Presentation on theme: "Bilingual education planning: language allocation."— Presentation transcript:
Bilingual education planning: language allocation
Language use in the classroom: one language or two languages?
Using two languages in the classroom ‘A key consideration is the nature of the linguistic balance between Welsh and English, and the intensity of Welsh- medium input required in order for learners to reach fluency in both Welsh and English over time’ 2.13 Welsh-medium Education Strategy
García, O. (2009). Bilingual Education in the 21 st Century, ‘ Bilingual education takes on many different forms, and increasingly, in the complexity of the modern world, includes forms where two or more languages are separated for instruction, but also forms where two or more languages are used together in complex combinations.’ Notes: García emphasizes the complexity related to bilingual education today and raises an important question here: separate the two languages or bring them together.
García, O. (2009). Bilingual Education in the 21 st Century, ‘ What makes bilingual education complex is that one has to think not only of pedagogy, approaches, and methodology, but also of how to allocate, arrange, and use the two or more languages in instruction. ’
Notes for ”García, O. (2009). Bilingual Education in the 21st Century, ” Research findings do reflect these comments by Ofelia García about bilingual education internationally: -these are important decisions that teachers have to make on a daily basis, -and that varies according to the nature and linguistic background of children and the community the school is situated. Language allocation in Welsh medium schools is explained in the following slide.
‘Welsh-medium education between the ages of three or four and approximately seven usually means delivering provision primarily through the medium of Welsh. From seven to eleven years of age (Key Stage 2 of the national curriculum), English-language skills are also developed through appropriate use of the language as a subject and medium.’ Notes: A key consideration is the nature of the linguistic balance between Welsh and English, and the intensity of the Welsh medium input needed for learners to be fluent in both Welsh and English over time. Welsh Assembly Government. (2010) Welsh-medium Education Strategy, para. 2.13
‘It is generally accepted that at least around 70% of curricular time should be through the medium of Welsh if learners are to acquire a sufficiently sound command of the language to enable them to use it across a broad range of contexts with confidence and fluency. The Welsh Assembly government accepts this guiding principle for Welsh-medium schools at primary and secondary level.’
Language allocation in the primary school. In the following video a primary school head-teacher explains that language planning across the school is vitally important in order to implement effective bilingual education policy and practice.
Language allocation: primary school
Language Allocation in the Foundation Phase 3-7 years old n=17 schools
Notes for ” Language Allocation in the Foundation Phase ‘ This graph shows language allocation in the Foundation Phase. These pupils are between 3-7 years old. This data was collected by questionnaire from the selected schools across Wales. There were 17 responses out of a total of 21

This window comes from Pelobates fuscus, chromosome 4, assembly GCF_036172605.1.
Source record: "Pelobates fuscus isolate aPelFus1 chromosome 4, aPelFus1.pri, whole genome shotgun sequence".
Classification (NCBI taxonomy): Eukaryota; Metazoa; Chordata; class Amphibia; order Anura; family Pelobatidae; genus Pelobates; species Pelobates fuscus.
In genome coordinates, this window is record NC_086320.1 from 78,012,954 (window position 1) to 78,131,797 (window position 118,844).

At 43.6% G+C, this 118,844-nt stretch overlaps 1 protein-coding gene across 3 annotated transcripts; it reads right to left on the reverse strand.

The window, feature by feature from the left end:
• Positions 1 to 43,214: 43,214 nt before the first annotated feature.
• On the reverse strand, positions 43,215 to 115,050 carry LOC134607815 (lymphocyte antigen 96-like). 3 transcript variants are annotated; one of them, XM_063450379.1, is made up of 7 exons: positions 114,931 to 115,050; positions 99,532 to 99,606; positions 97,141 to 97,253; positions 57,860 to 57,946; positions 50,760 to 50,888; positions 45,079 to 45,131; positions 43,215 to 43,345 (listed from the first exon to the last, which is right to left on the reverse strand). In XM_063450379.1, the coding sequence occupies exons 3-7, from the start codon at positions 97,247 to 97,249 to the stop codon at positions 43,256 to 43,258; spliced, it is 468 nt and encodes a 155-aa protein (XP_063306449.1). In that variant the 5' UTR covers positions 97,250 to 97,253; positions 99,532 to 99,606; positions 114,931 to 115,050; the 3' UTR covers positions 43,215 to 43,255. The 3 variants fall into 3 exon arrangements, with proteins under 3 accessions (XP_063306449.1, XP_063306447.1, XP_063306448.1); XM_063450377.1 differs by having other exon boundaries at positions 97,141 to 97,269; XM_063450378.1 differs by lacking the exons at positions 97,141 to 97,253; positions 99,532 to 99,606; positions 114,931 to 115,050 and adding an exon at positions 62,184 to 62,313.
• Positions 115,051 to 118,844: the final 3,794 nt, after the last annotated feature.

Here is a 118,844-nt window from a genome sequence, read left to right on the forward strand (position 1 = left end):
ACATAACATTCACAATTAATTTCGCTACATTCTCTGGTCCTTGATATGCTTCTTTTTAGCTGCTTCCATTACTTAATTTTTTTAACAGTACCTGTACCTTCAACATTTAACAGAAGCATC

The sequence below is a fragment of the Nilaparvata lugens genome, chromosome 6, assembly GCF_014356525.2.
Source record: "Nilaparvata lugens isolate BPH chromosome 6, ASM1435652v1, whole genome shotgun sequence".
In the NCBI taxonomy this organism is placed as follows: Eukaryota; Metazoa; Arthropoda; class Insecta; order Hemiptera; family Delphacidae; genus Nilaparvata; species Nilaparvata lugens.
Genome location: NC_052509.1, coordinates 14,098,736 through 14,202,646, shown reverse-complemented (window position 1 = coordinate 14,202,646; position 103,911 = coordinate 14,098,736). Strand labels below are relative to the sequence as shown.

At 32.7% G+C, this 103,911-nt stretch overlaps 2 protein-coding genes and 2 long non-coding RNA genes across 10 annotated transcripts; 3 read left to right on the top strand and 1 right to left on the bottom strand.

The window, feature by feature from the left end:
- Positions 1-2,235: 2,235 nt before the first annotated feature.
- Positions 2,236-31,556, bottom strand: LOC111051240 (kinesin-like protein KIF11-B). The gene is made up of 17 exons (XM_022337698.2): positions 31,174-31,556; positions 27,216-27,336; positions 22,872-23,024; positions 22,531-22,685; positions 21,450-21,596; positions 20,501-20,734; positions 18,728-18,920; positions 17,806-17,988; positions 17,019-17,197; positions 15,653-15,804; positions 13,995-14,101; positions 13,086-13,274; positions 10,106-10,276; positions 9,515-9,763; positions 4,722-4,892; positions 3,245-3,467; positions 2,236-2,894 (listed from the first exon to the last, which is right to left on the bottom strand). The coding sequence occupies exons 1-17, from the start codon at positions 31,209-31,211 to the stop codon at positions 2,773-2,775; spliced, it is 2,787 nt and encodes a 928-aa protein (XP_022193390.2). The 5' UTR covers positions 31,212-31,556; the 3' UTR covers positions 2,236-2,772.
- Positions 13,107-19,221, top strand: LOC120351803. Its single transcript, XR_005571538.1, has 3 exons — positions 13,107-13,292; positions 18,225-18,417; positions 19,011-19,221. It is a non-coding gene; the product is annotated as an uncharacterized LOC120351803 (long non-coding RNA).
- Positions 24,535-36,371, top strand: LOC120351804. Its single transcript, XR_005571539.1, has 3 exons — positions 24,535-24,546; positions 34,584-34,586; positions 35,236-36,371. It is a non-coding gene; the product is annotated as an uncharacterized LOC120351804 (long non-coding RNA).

The results indicate that Welsh is the medium of instruction in all areas of the Foundation Phase: -Personal and Social Development -Language, Literacy and Communication Skills -Welsh Language Development -Mathematical Development -Knowledge and Understanding of the World -Physical Development -Creative Development Bilingual in this context refers to a ‘dual stream school’ where there are two streams: Welsh-medium and English- medium-taught separately. Notes for ” Language Allocation in the Foundation Phase ”
Language Allocation in KS year old n=17 school
Notes for ” Language allocation in KS2 ” This graph refers to the language allocation in Key Stage 2 (in the same schools as the Foundation Phase). The pupils are aged between 7 and 11 years old. The following categories were used to identify the language of instruction in different subjects: - English, - Welsh, - Bilingual. Bilingual in this context includes classes using Welsh and English within the same lesson, and also classes in which Welsh and English are used separately, for example, some topics in Welsh and others in English.
The results indicate that bilingual teaching and learning occurs in all subjects, namely: - Mathematics - Science - Design and Technology - Information Technology - History - Geography - Art and Design -Music - PE - RE - Personal and Social Education Science and Mathematics are taught in English in one primary school - this is because these subjects are taught in English in the feeder secondary school. Notes for ” Language allocation in KS2 ”
Language allocation: secondary school
Language allocation in the secondary school. The video shows the language co-ordinator in a secondary school discussing the importance of language planning. Language allocation in secondary school is complex. A number of key factors need to be addressed including: -the bilingual skills of the teachers -the bilingual skills of the pupils -assessment procedures -the Local Education Authority's bilingual policy -aspirations of the parents Notes for ”Language allocation: secondary school”
How does the language policy in your school address language allocation in different subject areas? Discuss how pupils’ bilingual skills are developed in: Primary school : Foundation Phase, KS2 Secondary School: KS3, KS4 and KS5 Questions for discussion